Another important factor is bringing your case before the appropriate court. Unless you're a legal professional, you should make the smart move of contacting an experienced insurance attorney for advice. This way, you avoid filing your claim with the wrong court and risk having your case thrown out.

To sum it up, giving yourself a fair shake all boils down to step one — engage the services of an experienced, competent attorney, and all the other steps will be taken care of by the professional.

Tips for Suing an Insurance Company for Denying Claim

Wondering how to sue your insurance company? If you're doing it for denying your claim, here are some steps to consider to guide you to success:

Tip 1: Documenting all correspondences

Any time you communicate with the insurance company, whether by email or phone, make sure you keep a copy of such correspondence. Be vigilant. The insurance company won't lose any chances, and neither should you.

Tip 2: Keep track of your expenses

Keep a detailed and honest record of your expenses — medical bills, lost wages, attorney's fees, or vehicle repairs. Depending on the facts of your case and the law in your state, a contingency fee might make a world of sense here — an arrangement in which you don't have to pay out of pocket because your lawyer will get paid a percentage of the benefits recovered from your insurance provider. 

Tip 3: Choose an experienced attorney

Try to engage the services of an attorney who has experience in insurance litigation. An experienced insurance litigation attorney will be more familiar with the entire process and offer you proper guidance. A strong attorney-client relationship can be the key to a successful lawsuit or settlement with the insurance company.

Tip 4: Maintain records of your insured property

If the insurance policy covers your property, make sure you keep records pertaining to it. Immediately after any damage occurs to your insured property, such as your house or car, take pictures of the property and document the damage as much as you can. You should also keep records of receipts and any vital information about the insured property.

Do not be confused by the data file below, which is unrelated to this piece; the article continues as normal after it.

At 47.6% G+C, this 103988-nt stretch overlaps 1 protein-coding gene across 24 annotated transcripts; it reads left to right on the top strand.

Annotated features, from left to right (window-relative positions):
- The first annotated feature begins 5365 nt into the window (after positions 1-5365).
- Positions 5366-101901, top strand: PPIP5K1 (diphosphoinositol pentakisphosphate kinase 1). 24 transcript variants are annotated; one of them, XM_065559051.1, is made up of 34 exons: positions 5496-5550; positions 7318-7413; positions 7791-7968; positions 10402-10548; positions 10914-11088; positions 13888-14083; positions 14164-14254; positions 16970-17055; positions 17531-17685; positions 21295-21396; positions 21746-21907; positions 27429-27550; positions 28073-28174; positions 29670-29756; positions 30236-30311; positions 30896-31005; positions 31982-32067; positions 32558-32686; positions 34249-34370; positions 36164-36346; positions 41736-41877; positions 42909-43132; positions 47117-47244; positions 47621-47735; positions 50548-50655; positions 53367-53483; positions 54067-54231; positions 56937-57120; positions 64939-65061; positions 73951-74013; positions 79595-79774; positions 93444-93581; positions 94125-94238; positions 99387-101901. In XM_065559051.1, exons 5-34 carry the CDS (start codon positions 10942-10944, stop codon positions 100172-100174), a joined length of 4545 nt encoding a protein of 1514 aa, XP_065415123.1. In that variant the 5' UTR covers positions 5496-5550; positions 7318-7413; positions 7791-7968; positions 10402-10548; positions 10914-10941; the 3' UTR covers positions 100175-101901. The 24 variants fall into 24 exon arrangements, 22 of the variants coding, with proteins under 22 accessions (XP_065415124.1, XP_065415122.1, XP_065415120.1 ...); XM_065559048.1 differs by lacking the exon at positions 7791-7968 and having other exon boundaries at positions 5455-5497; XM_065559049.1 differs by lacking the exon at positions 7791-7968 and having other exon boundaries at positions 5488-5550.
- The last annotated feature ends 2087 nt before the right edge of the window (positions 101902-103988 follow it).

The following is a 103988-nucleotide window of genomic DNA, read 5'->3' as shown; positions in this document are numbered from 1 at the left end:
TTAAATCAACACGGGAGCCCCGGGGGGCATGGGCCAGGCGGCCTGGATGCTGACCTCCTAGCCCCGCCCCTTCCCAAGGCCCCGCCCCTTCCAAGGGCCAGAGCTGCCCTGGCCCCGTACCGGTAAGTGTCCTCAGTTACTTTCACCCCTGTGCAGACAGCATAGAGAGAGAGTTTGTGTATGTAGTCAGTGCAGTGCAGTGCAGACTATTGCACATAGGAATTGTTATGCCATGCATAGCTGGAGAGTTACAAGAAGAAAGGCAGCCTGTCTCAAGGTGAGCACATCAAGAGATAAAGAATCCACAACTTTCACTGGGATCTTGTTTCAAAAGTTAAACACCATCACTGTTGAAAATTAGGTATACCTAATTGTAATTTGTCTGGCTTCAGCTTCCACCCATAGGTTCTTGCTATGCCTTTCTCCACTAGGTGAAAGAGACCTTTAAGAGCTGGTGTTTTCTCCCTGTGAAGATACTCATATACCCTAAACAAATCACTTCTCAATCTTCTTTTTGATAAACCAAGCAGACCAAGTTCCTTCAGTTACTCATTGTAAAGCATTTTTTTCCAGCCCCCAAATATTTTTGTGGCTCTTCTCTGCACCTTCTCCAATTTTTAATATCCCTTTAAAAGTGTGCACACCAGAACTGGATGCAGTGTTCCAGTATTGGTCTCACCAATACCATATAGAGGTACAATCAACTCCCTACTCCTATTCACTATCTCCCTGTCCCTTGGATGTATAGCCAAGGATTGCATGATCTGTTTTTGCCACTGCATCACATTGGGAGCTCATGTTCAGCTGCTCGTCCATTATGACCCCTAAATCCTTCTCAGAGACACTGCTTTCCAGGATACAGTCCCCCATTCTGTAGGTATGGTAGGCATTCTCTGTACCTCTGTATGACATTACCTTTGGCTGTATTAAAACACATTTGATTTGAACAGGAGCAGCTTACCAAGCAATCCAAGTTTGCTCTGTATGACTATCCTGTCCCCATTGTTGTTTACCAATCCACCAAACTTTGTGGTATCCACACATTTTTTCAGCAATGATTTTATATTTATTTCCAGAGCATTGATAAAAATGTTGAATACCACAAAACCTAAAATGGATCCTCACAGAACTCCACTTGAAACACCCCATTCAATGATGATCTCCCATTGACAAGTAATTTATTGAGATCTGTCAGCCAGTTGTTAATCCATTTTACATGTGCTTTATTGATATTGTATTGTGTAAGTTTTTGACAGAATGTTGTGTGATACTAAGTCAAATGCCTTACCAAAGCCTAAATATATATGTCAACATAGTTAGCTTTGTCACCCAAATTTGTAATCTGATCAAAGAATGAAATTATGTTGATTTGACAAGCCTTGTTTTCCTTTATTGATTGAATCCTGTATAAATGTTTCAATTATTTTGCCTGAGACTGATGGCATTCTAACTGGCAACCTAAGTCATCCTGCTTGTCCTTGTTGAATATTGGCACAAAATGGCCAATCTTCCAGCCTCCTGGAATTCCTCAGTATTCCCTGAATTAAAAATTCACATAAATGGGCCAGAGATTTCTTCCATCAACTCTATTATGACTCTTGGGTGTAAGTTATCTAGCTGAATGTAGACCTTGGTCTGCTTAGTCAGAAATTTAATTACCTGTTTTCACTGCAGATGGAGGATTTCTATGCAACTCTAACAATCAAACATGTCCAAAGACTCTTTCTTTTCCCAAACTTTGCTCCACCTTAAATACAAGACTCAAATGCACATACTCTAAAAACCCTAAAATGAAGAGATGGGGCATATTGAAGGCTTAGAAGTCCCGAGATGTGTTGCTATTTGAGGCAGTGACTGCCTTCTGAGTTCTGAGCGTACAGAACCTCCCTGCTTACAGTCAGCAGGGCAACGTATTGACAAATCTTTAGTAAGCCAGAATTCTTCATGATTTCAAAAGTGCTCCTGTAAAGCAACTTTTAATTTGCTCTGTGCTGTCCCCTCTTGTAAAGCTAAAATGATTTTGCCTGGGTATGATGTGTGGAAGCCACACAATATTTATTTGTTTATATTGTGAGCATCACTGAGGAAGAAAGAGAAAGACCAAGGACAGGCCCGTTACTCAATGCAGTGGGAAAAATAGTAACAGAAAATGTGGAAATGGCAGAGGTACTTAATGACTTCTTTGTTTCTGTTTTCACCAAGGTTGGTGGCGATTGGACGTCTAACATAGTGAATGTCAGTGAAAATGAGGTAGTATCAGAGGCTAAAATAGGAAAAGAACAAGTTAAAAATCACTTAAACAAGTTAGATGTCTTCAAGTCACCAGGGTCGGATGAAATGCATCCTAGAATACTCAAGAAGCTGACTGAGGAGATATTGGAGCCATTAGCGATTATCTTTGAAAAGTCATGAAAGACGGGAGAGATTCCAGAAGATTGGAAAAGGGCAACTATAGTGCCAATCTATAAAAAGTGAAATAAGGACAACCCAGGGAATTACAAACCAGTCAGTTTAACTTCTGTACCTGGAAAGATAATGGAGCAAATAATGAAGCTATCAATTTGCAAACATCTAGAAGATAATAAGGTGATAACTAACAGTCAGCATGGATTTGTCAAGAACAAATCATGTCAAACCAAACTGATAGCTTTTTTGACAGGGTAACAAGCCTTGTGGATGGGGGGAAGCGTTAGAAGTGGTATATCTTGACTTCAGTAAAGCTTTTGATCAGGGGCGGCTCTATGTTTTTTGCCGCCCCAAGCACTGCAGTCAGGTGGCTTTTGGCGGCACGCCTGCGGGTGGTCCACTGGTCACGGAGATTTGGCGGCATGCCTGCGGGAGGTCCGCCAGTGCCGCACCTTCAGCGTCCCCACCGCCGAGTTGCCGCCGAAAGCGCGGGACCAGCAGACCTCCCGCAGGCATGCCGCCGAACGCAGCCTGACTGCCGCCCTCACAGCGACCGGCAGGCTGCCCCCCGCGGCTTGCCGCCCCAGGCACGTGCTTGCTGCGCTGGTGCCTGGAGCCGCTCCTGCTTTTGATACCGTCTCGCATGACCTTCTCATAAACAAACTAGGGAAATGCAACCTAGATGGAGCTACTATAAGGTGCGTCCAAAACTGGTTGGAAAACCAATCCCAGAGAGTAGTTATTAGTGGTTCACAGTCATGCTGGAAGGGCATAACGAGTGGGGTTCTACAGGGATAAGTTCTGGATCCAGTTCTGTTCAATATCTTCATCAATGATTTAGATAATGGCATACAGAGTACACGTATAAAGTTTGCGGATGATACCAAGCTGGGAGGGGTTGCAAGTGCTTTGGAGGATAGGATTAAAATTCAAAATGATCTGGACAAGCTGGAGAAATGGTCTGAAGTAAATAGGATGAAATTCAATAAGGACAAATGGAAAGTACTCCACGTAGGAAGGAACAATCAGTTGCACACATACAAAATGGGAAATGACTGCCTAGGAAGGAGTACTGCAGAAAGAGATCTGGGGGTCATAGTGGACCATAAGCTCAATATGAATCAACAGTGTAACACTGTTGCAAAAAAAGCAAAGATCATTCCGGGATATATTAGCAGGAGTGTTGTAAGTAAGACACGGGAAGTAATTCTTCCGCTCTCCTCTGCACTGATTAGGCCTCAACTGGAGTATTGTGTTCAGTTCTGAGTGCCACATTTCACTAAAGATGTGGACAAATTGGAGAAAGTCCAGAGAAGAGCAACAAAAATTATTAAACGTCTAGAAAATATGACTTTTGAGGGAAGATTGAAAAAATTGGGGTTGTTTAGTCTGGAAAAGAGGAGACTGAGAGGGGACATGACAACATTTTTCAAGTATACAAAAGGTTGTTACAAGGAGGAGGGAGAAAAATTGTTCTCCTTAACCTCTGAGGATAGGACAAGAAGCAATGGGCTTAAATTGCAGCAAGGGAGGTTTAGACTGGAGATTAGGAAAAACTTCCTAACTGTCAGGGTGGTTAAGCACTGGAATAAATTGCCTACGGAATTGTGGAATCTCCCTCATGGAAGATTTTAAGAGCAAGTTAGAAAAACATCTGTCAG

So, can you sue your own insurance company? You deserve an adequate settlement for any loss, damage, or injury you end up suffering from an unfortunate situation. That is the essence of having insurance. Sadly, insurance companies can be very uncooperative.

Insurance companies will take any chance to deny you your rightful compensation using their arsenal of legal experts who will do whatever they can to deny you your claim. So, if it happens, do not hesitate to find an experienced insurance lawyer who can defend you and protect your rights against the insurance company. Insurance exists to help you in a time of need. Don't let the insurance companies take this away from you.

Article by
Yevheniia Savchenko

Yevheniia Savchenko is a Product Content Manager at Lawrina. Yevheniia creates user interface copies for Lawrina products, writes release notes, and helps customers get the best user experience from all Lawrina products. Also, Yevheniia is in charge of creating helpful content on legal template pages (Lawrina Templates) and up-to-date information on US law (Lawrina Guides). In her spare time, Yevheniia takes up swimming, travels, and goes for a walk in her home city.